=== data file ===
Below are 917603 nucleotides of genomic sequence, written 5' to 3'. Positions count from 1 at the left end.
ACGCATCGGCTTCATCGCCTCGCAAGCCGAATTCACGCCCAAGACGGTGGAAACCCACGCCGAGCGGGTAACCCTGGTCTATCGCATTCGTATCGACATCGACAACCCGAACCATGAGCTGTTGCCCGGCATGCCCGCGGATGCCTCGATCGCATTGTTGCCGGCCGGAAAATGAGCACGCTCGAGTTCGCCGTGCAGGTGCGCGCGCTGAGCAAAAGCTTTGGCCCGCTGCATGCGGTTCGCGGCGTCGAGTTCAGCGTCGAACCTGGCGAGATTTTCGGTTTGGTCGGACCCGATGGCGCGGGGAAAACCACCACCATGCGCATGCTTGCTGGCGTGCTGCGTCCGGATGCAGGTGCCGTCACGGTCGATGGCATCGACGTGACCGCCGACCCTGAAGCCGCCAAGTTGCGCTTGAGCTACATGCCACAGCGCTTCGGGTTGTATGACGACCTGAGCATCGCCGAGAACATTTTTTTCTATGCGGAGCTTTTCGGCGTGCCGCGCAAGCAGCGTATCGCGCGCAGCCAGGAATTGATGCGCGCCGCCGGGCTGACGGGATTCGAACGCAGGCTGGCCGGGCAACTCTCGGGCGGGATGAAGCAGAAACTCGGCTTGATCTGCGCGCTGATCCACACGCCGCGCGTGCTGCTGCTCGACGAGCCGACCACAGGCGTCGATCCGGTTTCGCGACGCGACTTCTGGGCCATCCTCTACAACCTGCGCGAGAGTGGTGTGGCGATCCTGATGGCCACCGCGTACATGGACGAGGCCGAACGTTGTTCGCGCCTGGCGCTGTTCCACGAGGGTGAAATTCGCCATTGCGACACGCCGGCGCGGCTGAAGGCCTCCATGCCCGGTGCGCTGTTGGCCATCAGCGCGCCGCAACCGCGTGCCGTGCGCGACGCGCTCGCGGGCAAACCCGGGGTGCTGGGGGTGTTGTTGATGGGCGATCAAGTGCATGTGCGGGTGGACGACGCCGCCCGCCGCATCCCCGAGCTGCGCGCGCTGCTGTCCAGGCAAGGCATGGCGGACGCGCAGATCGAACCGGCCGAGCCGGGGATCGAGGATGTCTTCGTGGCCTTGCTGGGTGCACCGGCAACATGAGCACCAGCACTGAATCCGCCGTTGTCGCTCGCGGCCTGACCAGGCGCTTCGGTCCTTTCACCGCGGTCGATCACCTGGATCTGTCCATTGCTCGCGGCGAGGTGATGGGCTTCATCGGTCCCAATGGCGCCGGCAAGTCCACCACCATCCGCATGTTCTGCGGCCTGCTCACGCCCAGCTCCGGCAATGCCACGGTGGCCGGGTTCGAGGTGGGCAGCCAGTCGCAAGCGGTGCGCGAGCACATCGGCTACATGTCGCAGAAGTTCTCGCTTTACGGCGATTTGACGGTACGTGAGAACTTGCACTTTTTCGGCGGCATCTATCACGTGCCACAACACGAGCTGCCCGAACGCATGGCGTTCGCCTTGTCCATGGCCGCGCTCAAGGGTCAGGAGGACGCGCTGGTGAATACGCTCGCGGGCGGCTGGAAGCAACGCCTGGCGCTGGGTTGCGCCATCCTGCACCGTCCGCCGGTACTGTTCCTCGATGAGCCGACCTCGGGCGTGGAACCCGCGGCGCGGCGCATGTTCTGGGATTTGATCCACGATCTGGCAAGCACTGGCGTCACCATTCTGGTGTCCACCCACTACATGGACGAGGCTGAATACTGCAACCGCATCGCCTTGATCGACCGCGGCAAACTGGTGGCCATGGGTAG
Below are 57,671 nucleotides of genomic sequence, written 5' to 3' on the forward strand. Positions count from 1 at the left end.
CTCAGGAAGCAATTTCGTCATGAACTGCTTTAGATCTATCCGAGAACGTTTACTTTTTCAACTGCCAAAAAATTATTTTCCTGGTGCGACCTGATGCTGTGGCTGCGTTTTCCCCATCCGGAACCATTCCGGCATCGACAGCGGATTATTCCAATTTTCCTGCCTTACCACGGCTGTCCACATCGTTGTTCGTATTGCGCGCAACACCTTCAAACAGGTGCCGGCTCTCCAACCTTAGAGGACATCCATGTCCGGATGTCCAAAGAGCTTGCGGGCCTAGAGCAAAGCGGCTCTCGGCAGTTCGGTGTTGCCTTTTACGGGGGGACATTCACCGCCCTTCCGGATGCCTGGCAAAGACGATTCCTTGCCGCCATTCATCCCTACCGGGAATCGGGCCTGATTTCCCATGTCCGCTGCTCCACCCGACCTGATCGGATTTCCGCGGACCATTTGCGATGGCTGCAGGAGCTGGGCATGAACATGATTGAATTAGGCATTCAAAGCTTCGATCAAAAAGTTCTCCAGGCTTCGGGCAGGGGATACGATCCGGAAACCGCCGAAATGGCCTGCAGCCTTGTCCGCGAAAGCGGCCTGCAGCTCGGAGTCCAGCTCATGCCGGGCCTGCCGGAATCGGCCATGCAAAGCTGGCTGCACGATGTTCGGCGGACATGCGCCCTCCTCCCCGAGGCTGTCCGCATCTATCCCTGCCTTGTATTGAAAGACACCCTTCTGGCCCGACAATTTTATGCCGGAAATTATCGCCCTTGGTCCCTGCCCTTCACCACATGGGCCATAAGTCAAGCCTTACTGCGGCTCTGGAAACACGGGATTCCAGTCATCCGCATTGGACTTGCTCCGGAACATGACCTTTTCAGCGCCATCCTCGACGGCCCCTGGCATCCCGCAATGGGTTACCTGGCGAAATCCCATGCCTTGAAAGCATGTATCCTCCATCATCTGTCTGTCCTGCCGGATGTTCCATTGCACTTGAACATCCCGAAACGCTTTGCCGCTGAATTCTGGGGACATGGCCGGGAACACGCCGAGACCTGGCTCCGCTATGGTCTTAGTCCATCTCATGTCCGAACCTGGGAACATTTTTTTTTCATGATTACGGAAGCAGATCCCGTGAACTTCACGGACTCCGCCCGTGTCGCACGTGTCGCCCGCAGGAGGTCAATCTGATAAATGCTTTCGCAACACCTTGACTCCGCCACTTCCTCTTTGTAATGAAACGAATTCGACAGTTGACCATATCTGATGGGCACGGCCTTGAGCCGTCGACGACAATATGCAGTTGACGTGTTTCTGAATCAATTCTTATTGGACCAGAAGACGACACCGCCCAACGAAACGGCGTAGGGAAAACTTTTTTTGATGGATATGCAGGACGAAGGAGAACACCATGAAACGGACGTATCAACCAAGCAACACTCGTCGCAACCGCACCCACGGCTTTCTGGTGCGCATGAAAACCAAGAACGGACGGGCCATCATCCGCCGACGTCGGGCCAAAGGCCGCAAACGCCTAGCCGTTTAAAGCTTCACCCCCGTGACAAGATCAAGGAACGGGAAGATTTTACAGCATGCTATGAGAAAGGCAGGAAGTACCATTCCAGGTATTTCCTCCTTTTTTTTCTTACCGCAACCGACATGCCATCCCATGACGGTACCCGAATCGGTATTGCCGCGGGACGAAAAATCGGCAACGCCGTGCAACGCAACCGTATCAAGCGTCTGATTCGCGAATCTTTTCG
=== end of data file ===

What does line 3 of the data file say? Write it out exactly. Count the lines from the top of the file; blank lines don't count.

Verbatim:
Below are 57,671 nucleotides of genomic sequence, written 5' to 3' on the forward strand. Positions count from 1 at the left end.